Electronic Fund Transfer Act
In 1979, the Electronic Fund Transfer Act (EFTA), also known as Regulation E, was implemented to protect consumers when they use electronic means to manage their finances.
Electronic fund transfers are defined as transactions that use computers, phones or magnetic strips to authorize a financial institution to credit or debit a customer’s account.
This includes the use of ATMs, debit cards, direct deposits, point of sale transactions, transfers initiated by phones and pre-authorized withdrawals from checking or savings accounts. Consumers typically use a card or pin number to initiate transfers from one account to another.
The EFTA allows consumers to challenge errors and have them corrected within a 45-day period with limited financial penalties. When errors occur, EFTA outlines requirements for banking institutions and consumers to follow. It also requires banks to provide certain information to consumers and defines how consumers can limit liability in the case of a lost or stolen card.
Starting April 2019, the Consumer Financial Protection Bureau will enforce its Prepaid Accounts Rule that will clear up some complications of the EFTA with digital wallets. The rule will ensure that consumers receive full credit card protection, while making it easier to link those accounts to digital wallets that can store funds. .
Industry analysts said the value of prepaid reloadable cards has grown from just over $1 billion in 2003 to $65 billion in 2012 and is expected to reach $116 billion by 2020.
More than half the states in the United States have their own provisions regarding Regulation E, but in virtually every instance where there is conflict, the federal law takes precedent over state laws.
Types of Electronic Fund Transfers
Financial institutions offer a variety of services to make electronic banking more convenient.
The six most basic services that are protected under the EFTA are as follows:
- ATM – enables virtually 24-hour access to make withdrawals or deposits. If the ATM is owned or operated by an institution other than your bank, you may be charged a fee. This charge must be disclosed at the time of transfer.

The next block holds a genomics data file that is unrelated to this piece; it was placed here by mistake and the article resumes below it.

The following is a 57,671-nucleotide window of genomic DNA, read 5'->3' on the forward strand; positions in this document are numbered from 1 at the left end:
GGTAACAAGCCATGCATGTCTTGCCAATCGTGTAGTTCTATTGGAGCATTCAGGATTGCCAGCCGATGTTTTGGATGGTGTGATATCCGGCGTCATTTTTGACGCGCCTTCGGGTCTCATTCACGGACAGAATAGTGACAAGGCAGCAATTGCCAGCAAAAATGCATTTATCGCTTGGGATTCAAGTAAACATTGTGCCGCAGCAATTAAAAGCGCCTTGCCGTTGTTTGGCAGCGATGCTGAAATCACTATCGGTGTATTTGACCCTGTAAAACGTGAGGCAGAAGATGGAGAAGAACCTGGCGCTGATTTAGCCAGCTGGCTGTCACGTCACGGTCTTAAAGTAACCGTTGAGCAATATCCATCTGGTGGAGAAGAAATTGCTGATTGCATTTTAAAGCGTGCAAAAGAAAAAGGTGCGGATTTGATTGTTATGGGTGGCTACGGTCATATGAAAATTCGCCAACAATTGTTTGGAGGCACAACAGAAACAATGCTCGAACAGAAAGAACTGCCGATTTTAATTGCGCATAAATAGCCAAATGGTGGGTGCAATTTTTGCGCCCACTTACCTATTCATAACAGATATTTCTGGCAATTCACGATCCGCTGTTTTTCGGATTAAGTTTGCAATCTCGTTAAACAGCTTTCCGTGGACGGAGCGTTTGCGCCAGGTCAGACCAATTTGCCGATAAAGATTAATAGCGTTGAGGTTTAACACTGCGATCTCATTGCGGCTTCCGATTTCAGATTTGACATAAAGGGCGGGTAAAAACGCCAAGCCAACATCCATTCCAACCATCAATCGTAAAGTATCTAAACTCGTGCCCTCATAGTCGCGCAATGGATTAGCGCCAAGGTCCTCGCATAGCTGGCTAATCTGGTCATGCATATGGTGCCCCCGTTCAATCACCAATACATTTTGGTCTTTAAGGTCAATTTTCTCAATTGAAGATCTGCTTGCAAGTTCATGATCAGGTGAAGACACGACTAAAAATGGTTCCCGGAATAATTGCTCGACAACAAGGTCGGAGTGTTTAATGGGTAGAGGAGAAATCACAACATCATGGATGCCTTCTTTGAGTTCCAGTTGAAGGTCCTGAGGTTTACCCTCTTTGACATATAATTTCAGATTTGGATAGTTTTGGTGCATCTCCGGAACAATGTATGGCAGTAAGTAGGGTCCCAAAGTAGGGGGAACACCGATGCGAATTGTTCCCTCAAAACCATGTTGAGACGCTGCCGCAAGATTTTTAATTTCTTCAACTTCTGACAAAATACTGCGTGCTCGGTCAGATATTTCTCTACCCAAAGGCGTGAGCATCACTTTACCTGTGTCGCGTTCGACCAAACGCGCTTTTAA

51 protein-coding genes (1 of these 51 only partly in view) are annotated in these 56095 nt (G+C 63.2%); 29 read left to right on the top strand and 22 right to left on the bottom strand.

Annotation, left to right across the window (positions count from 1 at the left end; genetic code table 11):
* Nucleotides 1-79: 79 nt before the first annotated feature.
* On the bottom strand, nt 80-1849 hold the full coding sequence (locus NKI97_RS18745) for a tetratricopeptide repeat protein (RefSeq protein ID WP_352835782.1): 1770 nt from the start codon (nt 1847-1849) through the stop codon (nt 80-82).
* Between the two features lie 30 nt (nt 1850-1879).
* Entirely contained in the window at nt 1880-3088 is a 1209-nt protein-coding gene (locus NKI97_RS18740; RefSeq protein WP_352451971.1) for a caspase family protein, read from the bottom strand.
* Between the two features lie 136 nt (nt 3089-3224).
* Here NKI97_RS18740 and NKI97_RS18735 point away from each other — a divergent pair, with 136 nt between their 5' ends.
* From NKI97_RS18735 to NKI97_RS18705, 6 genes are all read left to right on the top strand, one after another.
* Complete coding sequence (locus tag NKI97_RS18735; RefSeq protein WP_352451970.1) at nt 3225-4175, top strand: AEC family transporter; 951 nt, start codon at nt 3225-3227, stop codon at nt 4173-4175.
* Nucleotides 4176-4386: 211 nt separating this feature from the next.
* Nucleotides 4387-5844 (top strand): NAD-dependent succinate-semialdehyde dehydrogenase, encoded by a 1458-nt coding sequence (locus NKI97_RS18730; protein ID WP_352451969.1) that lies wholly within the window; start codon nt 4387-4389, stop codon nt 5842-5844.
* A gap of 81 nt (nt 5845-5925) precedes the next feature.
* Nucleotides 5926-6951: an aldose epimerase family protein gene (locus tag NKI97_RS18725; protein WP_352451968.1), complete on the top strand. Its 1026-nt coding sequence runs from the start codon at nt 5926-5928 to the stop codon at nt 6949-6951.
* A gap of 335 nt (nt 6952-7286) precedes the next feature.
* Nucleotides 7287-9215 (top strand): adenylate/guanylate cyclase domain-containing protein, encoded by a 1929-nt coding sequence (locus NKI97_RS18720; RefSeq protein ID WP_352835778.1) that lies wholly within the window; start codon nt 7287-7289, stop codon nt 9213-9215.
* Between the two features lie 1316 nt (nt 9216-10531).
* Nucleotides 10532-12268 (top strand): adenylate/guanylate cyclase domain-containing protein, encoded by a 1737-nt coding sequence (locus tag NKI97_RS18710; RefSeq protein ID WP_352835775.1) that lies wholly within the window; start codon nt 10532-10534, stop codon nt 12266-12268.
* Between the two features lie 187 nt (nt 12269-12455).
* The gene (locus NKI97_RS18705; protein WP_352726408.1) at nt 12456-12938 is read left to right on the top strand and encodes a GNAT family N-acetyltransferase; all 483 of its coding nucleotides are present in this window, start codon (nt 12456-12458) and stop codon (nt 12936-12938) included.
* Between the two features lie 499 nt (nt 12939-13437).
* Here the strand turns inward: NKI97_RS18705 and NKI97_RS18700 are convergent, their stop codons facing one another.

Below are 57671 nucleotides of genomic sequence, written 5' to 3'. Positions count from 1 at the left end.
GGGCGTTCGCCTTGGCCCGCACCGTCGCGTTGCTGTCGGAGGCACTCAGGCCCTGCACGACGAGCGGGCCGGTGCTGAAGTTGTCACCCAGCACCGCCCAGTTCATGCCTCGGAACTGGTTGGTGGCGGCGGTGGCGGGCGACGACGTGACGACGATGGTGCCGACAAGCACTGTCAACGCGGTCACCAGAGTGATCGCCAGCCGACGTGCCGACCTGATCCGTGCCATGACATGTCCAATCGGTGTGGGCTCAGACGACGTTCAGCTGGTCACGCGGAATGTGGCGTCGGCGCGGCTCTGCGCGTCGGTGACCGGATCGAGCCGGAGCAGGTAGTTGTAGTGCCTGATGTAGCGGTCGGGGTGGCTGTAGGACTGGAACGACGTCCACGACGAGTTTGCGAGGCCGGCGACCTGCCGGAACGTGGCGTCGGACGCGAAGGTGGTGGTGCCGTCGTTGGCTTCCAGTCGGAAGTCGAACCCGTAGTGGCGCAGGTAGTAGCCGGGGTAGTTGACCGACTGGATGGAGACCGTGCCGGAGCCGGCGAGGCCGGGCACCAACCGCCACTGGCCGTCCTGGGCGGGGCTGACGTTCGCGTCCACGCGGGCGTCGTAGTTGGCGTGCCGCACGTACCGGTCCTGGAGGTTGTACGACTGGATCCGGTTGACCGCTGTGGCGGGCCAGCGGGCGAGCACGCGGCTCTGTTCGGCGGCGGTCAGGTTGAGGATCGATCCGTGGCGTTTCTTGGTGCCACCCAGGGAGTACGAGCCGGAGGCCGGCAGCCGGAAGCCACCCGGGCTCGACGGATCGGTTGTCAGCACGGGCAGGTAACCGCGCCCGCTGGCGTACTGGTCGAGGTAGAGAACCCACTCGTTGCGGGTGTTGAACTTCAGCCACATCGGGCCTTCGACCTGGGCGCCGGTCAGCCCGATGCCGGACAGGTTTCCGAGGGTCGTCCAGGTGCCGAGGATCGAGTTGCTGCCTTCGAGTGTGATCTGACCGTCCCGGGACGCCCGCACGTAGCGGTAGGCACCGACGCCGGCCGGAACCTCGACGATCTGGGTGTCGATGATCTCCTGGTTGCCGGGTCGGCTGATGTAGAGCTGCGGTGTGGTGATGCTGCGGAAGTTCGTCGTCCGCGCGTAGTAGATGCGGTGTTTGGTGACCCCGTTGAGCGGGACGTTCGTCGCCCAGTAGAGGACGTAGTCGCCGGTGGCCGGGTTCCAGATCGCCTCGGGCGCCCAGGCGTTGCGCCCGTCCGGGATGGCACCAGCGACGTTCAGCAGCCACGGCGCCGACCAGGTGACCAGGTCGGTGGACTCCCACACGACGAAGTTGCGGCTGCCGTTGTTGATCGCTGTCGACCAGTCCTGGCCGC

- Direct Deposit– offered by most banks; allows you to preauthorize deposits (e.g. payroll checks or government benefits) or recurring bill payments (e.g. mortgages, insurance payments or utility bills). You have the right to stop preauthorized transfers at any given time, regardless of any opposing contract terms. To stop future automatic payments, notify your bank at least three days before the next scheduled transfer.
- Pay-by-Phone– enables you to instruct and authorize your financial institution to make payments or transfer funds via telephone. Banks are required to confirm your identity by asking account-specific questions.
- Internet– allows you to access your accounts through financial institutions’ web portals, enabling account monitoring, transfers and online bill payment.
- Debit Card– issued by financial institutions; allows consumers to make purchases online or at a retail store or business. This does not include gift cards, store-value cards, credit cards and prepaid phone cards, which are excluded from the EFTA.
- Electronic Check Conversion– enables a business to convert a paper check into an electronic payment by scanning the check and capturing the bank name, address, account number and routing number. After the paper check is scanned into an electronic payment, it becomes null and void.
EFT Service Providers and Consumer Protection Requirements
The EFTA requires financial institutions and any third party involved in EFT services to disclose specific pieces of information to consumers before engaging in any transactions. Institutions must provide such information in a form that you can keep, such as in a downloadable and printable document or in a hardcopy paper document.